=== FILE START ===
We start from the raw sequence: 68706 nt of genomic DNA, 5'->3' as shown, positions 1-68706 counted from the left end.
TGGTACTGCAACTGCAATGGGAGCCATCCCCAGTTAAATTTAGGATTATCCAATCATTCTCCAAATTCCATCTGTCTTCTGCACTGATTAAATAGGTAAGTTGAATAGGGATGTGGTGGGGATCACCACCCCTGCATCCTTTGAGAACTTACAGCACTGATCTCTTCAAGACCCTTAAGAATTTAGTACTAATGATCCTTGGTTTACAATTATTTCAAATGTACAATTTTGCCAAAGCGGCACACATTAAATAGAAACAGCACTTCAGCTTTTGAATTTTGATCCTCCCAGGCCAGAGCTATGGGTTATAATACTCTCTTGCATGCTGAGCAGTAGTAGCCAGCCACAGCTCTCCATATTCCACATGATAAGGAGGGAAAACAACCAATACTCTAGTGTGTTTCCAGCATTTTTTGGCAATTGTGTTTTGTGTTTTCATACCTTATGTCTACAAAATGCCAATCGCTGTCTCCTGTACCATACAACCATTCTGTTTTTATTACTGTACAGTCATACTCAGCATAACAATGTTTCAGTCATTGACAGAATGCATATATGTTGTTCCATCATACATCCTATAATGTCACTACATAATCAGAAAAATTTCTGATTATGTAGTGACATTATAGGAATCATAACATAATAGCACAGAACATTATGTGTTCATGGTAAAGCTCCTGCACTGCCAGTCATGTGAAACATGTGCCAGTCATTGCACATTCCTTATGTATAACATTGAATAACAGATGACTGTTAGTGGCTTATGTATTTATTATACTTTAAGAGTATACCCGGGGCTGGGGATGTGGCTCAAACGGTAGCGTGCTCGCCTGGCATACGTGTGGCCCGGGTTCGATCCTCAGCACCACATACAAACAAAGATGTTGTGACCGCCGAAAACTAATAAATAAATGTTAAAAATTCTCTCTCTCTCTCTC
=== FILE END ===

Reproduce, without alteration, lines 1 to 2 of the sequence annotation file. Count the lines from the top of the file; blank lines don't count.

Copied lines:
We start from the raw sequence: 68706 nt of genomic DNA, 5'->3' as shown, positions 1-68706 counted from the left end.
TGGTACTGCAACTGCAATGGGAGCCATCCCCAGTTAAATTTAGGATTATCCAATCATTCTCCAAATTCCATCTGTCTTCTGCACTGATTAAATAGGTAAGTTGAATAGGGATGTGGTGGGGATCACCACCCCTGCATCCTTTGAGAACTTACAGCACTGATCTCTTCAAGACCCTTAAGAATTTAGTACTAATGATCCTTGGTTTACAATTATTTCAAATGTACAATTTTGCCAAAGCGGCACACATTAAATAGAAACAGCACTTCAGCTTTTGAATTTTGATCCTCCCAGGCCAGAGCTATGGGTTATAATACTCTCTTGCATGCTGAGCAGTAGTAGCCAGCCACAGCTCTCCATATTCCACATGATAAGGAGGGAAAACAACCAATACTCTAGTGTGTTTCCAGCATTTTTTGGCAATTGTGTTTTGTGTTTTCATACCTTATGTCTACAAAATGCCAATCGCTGTCTCCTGTACCATACAACCATTCTGTTTTTATTACTGTACAGTCATACTCAGCATAACAATGTTTCAGTCATTGACAGAATGCATATATGTTGTTCCATCATACATCCTATAATGTCACTACATAATCAGAAAAATTTCTGATTATGTAGTGACATTATAGGAATCATAACATAATAGCACAGAACATTATGTGTTCATGGTAAAGCTCCTGCACTGCCAGTCATGTGAAACATGTGCCAGTCATTGCACATTCCTTATGTATAACATTGAATAACAGATGACTGTTAGTGGCTTATGTATTTATTATACTTTAAGAGTATACCCGGGGCTGGGGATGTGGCTCAAACGGTAGCGTGCTCGCCTGGCATACGTGTGGCCCGGGTTCGATCCTCAGCACCACATACAAACAAAGATGTTGTGACCGCCGAAAACTAATAAATAAATGTTAAAAATTCTCTCTCTCTCTCTC